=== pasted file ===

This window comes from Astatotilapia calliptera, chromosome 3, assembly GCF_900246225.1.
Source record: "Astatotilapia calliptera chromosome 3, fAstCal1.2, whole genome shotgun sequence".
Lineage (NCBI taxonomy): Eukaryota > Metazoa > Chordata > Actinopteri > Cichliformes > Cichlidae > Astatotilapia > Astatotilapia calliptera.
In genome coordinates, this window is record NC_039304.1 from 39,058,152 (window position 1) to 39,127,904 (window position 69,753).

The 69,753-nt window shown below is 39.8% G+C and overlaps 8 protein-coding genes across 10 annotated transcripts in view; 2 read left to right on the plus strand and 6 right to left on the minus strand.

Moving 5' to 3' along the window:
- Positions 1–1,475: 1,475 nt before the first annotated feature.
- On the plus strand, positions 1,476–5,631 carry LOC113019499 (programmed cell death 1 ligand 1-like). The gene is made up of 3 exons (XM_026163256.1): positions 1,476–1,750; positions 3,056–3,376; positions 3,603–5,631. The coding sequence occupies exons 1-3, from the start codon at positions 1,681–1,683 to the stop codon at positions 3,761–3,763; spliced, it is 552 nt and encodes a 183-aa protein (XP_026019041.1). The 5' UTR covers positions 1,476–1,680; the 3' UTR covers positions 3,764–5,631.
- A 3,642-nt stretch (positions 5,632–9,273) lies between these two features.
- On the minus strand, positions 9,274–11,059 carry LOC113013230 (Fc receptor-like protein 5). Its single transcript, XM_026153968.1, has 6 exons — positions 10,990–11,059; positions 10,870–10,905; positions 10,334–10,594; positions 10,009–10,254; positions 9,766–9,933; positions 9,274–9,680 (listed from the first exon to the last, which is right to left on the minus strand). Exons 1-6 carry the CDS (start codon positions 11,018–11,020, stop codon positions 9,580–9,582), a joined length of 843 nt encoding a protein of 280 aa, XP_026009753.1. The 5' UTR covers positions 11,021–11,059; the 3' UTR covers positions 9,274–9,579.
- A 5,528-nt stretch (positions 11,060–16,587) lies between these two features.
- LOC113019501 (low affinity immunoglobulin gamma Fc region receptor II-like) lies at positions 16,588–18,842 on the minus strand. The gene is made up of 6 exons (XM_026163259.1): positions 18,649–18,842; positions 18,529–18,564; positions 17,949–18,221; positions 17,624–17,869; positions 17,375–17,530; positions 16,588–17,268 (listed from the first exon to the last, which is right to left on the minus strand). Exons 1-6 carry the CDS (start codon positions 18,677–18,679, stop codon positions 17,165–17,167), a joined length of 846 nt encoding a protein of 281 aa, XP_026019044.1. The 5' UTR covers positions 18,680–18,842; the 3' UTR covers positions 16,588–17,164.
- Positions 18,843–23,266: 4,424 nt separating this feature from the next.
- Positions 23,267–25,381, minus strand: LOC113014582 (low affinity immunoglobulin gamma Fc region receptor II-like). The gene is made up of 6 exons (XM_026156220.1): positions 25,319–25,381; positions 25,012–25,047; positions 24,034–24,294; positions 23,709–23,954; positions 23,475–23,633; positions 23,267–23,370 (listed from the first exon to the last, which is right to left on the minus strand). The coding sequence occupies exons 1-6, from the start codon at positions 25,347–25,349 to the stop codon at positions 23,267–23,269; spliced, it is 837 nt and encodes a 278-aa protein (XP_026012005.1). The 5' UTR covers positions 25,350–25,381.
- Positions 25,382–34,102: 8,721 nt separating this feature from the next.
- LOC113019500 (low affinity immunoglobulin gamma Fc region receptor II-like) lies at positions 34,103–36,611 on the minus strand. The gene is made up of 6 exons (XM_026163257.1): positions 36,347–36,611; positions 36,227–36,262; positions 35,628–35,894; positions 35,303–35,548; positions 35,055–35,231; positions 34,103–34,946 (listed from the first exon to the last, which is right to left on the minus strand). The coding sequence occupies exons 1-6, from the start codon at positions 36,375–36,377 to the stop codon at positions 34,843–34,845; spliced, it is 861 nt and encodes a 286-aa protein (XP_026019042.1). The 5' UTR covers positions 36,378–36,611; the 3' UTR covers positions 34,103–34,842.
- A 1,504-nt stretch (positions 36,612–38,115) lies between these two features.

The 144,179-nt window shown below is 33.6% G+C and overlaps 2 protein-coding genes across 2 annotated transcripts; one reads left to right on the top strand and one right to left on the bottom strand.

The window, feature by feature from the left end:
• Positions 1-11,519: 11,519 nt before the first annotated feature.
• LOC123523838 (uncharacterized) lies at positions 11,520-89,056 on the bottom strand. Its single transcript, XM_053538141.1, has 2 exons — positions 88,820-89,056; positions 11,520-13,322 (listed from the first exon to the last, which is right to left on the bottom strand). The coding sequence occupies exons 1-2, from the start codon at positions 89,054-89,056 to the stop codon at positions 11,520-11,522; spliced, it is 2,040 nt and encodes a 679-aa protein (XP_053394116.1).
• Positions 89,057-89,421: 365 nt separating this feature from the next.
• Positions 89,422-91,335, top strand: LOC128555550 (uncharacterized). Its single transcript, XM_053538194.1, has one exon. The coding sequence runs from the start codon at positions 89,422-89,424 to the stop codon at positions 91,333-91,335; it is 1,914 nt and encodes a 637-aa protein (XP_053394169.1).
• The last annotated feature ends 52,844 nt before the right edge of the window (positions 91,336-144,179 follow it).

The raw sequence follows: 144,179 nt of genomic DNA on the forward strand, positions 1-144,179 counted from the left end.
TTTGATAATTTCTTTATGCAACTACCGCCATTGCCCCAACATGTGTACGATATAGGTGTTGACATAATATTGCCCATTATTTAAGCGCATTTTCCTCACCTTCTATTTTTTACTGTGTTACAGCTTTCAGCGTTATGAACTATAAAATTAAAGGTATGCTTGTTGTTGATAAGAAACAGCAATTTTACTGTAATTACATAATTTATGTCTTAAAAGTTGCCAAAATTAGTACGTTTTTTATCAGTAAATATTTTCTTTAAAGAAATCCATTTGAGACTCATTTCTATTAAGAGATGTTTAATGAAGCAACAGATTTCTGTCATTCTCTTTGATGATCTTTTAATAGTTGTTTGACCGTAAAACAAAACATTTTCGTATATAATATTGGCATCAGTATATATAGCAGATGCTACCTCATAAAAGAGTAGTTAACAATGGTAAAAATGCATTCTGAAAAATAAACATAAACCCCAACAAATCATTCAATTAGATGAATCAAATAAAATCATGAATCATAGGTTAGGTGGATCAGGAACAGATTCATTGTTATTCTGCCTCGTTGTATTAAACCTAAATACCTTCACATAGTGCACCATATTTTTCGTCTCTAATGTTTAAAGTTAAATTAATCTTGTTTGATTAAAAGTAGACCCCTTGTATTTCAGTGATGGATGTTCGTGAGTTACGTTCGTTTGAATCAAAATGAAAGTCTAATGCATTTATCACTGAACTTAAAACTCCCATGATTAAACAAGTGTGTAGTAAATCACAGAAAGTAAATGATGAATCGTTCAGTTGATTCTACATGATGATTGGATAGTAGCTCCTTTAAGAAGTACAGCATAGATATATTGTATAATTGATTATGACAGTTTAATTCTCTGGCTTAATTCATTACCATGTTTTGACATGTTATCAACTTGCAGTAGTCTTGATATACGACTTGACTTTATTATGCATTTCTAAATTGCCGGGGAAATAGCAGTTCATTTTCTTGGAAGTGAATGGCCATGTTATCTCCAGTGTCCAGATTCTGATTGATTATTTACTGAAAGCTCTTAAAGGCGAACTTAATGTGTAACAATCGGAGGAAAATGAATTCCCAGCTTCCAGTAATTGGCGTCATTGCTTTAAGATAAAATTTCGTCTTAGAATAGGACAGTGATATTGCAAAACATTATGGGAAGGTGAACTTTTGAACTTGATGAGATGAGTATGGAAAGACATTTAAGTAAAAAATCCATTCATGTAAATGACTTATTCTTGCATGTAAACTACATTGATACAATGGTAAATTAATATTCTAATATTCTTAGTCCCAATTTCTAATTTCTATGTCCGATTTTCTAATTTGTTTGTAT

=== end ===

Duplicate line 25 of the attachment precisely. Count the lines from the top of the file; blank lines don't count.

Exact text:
The raw sequence follows: 144,179 nt of genomic DNA on the forward strand, positions 1-144,179 counted from the left end.